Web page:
I am a tailor by trade. I know that if you look after clothes, they can literally last a lifetime. I am fiercely disapproving of the throw away fashion culture and have another whole business based on mending, taking in, letting out and re-designing favourite garments. There are a number of elements to building a lifelong wardrobe. I tell my clients to look for classic designs, with a good fit, in quality materials, in colours and shapes that suit. But once a wonderful wardrobe has been created the clothes need to be cared for and a big part of this is how they are stored.
There is no point in going to all of this effort if you shove your clothes into wardrobes and draws randomly, using any old hanger from the shops they came from or worse, the dry cleaners! Flimsy, ill sized hangers cause creases, stretch clothes, create unsightly lumps and bumps and sometimes don’t even hold them securely so they end up in a crumpled heap on the wardrobe floor. Getting the right clothes hanger is the final but essential step to looking after your clothes and prolonging the life of your wardrobe.
The perfect hanger
Classic wooden hangers are great for strength and they look lovely, but they are quite bulky. As well as taking up a lot of space they create a lot of unnecessary weight on the clothes rail, so it makes sense to use thinner lighter hangers where you can.
For slimline hangers the quality can be very variable. I’ve tried different batches from TK Maxx and although they look identical, some have stood the test of time while others have broken with barely any use.
You shouldn’t have to compromise on quality for space, so our range includes super slim options which are also very strong. They are perfect for shirts, t-shirts and knits which have a habit of slipping off or hanging haphazardly on most other types of hanger. This is because ours are coated in non-slip rubber which really holds the garments in place. They have a lovely curved shape so there are no sharp angles to pierce into delicate, less structured items and because the rubber is in contact with the whole shoulder area, it doesn’t pull on a single point of the material, making it perfect for fine weaves. Again, these hangers also measure 38cm wide to accommodate a smaller female shoulder.
The hanger comes in two styles, one for single items which is best for silk or delicate knits especially summer ponchos.
The other Non-Slip Hanger, has a trouser bar with width adjustable clips to hold trousers or skirts by the waistband. This is best for summer suits and co-ords.
Along with the rubber coated hangers are a range of accessories such as Chinese knots which can be used to secure camisoles and strappy dresses and hanger extensions which help to create even more space and keep whole outfits together.
How to hang trousers
The best solution is full-length hanging, if you’ve got the space. You will need peg hangers.
Otherwise, they should be folded in half and hung on a hanger with a round, fat bar so that you don’t get creases at the knees. The foam-covered ones given away by boutiques are fine. Wooden hangers with grips are excellent, but you do need a lot of room as they’re bulky.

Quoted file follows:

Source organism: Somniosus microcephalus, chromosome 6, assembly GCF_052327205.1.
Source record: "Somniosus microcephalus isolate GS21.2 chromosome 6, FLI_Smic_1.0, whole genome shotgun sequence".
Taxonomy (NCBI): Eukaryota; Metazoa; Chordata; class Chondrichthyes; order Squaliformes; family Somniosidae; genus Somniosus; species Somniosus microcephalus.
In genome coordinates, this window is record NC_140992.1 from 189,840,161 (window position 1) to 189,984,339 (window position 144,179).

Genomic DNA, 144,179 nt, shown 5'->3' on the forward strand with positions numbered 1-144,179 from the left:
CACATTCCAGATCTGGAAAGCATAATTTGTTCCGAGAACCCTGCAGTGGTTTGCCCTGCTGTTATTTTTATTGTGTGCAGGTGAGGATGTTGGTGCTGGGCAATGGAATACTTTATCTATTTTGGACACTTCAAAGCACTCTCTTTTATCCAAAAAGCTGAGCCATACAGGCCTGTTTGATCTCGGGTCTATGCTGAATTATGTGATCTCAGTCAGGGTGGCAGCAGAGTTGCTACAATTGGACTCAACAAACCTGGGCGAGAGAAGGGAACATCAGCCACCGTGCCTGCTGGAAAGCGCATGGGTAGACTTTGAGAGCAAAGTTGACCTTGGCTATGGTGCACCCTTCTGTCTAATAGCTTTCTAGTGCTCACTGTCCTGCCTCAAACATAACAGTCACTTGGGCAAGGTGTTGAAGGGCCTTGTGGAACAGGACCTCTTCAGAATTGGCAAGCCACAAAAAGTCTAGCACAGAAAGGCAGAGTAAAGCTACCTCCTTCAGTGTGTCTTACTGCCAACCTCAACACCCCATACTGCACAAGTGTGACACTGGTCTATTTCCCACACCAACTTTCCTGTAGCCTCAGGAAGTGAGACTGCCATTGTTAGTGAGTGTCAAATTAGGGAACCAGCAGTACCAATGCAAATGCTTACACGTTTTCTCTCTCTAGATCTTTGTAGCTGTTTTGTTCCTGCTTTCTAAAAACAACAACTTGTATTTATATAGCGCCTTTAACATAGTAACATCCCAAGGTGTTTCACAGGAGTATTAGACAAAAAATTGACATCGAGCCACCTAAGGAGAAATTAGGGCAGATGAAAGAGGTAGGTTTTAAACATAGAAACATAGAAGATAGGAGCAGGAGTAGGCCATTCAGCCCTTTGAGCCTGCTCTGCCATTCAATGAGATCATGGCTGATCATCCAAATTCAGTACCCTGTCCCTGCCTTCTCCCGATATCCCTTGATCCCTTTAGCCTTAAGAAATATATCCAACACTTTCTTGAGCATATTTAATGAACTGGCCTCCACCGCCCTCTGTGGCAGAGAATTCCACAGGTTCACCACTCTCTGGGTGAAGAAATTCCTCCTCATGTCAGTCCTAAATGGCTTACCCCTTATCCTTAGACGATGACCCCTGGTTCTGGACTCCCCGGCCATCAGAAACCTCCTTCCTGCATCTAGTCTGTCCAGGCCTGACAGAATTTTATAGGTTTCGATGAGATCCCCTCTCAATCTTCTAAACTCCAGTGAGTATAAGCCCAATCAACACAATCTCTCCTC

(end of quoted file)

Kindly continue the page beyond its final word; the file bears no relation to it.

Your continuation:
Best hangers for jackets
Look at your shoulders in the mirror, or better, look at other people’s shoulders as they stand. Are they straight? No, they curve, and that’s how jackets are cut. So you need curved, banana-shaped hangers to hold the shape nicely.
Plastic ones are fine and wooden too, though again, they’re heavy. Expensive designers such as Chanel or Stella McCartney give away velvet flock hangers with their clothes, which are fabulous but cost a lot. Clothes doesn’t fall off.
Hangers for skirts
For these, depending on the fabric and cut, you need peg or expander hangers to hold the waist taut. Expanders are good with materials such as suede, leather or delicates, which will be marked by the grips on peg hangers.
Never hang a skirt by its loops; it makes a V-shape in the middle and creases against other clothes.
Hangers for dresses, blouses and knitwear
Of all the hangers I’ve ever tested, I’ve found the narrow, rubber-covered, slightly curved hangers we stock to be the best for dresses, blouses and tops. They need to hold the garment and stop it slipping off but be light enough not to spoil the shape. Unlike wire hangers, they don’t have pointy corners.
What is the best way to store out of season clothes?
Another reason hangers need to be strong is so they can carry the extra weight of storage bags. When out of season clothes are stored away, we highly recommend placing them in breathable, protective storage bags which shield them from dust and most importantly stop clothes moths from laying their eggs amongst them.
Before placing in a bag, ensure that all garments are meticulously clean and dry. If items have been dry cleaned, exchange the wire hanger from the dry cleaners to one of your own garment appropriate hangers as soon as possible. Remove the plastic bag from the dry cleaners and let the item air before putting it away. This allows the dry-cleaning chemicals to dissipate. For that matter don’t store anything in plastic bags or boxes because moisture will be trapped, and this creates mould. For breathable storage solutions, have a look at our Garment Knit Bags and Storage Boxes.
- Beware the pretty, padded hanger, which can often be too horizontal and take up too much space.
- Never use too wide a hanger, it will disfigure your clothes.
- Look for hanger extensions so that you can store a jacket and skirt together.
- Take hangers when you travel because hotel ones are rarely satisfactory.
Protecting and prolonging the life of clothes is our business so if you need any advice on clothing care products or how to protect them from moths, give us a call or peruse our blog pages where there is a plethora of advice.